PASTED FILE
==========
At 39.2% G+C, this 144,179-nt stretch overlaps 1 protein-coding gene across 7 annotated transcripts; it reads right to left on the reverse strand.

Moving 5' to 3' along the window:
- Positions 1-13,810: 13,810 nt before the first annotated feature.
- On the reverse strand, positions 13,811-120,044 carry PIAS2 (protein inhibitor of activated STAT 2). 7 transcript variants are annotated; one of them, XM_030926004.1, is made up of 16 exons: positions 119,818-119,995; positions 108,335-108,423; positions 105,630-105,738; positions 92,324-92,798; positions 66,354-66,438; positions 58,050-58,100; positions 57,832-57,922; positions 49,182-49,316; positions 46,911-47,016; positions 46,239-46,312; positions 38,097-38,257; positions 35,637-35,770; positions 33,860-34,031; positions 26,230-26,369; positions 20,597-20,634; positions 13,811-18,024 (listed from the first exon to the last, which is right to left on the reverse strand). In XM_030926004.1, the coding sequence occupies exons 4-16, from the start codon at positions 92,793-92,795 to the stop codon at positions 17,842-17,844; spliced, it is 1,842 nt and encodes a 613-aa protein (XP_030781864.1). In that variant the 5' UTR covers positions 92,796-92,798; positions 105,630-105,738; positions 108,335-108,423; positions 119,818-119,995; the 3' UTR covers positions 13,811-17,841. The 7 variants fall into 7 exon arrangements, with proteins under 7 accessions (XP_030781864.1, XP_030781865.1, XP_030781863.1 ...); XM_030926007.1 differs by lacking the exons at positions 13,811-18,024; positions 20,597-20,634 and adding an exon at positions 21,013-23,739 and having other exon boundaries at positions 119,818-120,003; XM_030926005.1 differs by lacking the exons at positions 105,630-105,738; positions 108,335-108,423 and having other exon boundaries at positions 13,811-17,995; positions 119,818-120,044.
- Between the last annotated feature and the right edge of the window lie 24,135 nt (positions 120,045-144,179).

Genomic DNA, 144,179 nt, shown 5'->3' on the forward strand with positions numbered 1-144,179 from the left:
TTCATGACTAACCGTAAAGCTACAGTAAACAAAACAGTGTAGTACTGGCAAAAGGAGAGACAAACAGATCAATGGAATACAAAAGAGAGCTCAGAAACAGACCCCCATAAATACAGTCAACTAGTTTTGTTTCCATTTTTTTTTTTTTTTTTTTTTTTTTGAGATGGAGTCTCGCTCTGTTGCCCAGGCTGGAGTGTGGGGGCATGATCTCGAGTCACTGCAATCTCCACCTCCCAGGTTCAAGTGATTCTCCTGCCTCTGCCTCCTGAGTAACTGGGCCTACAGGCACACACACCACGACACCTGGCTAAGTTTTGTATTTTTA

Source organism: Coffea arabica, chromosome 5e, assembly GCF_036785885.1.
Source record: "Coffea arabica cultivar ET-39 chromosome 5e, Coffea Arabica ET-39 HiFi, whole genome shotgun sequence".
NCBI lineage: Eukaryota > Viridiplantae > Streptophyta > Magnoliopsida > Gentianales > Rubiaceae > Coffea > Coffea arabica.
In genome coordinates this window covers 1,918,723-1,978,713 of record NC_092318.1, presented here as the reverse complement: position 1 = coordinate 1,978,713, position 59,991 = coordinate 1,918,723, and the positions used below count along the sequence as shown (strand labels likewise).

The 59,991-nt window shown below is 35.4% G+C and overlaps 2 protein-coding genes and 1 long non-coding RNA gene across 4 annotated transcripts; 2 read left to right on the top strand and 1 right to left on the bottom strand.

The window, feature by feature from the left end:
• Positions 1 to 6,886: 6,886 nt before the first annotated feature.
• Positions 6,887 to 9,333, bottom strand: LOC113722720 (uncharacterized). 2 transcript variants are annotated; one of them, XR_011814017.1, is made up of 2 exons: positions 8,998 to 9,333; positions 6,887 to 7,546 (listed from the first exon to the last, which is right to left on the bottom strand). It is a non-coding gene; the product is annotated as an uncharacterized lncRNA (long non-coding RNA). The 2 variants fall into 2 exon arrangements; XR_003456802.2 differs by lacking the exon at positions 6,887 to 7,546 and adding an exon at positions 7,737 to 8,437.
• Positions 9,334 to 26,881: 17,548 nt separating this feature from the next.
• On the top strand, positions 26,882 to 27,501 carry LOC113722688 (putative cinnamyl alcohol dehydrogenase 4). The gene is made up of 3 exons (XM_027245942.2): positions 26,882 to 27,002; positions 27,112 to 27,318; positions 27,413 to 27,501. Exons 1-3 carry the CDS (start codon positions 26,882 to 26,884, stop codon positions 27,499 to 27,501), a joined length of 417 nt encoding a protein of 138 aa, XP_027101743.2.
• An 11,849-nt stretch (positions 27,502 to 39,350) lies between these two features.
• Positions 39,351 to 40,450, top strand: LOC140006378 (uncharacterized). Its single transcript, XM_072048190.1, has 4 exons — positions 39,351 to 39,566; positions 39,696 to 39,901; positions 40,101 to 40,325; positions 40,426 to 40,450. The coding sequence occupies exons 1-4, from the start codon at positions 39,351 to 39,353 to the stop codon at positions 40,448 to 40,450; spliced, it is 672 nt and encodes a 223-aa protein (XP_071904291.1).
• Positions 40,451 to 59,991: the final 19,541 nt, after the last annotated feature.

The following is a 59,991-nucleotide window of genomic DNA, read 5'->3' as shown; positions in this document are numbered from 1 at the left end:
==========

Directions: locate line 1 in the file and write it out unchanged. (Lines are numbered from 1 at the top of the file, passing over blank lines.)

At 39.2% G+C, this 144,179-nt stretch overlaps 1 protein-coding gene across 7 annotated transcripts; it reads right to left on the reverse strand.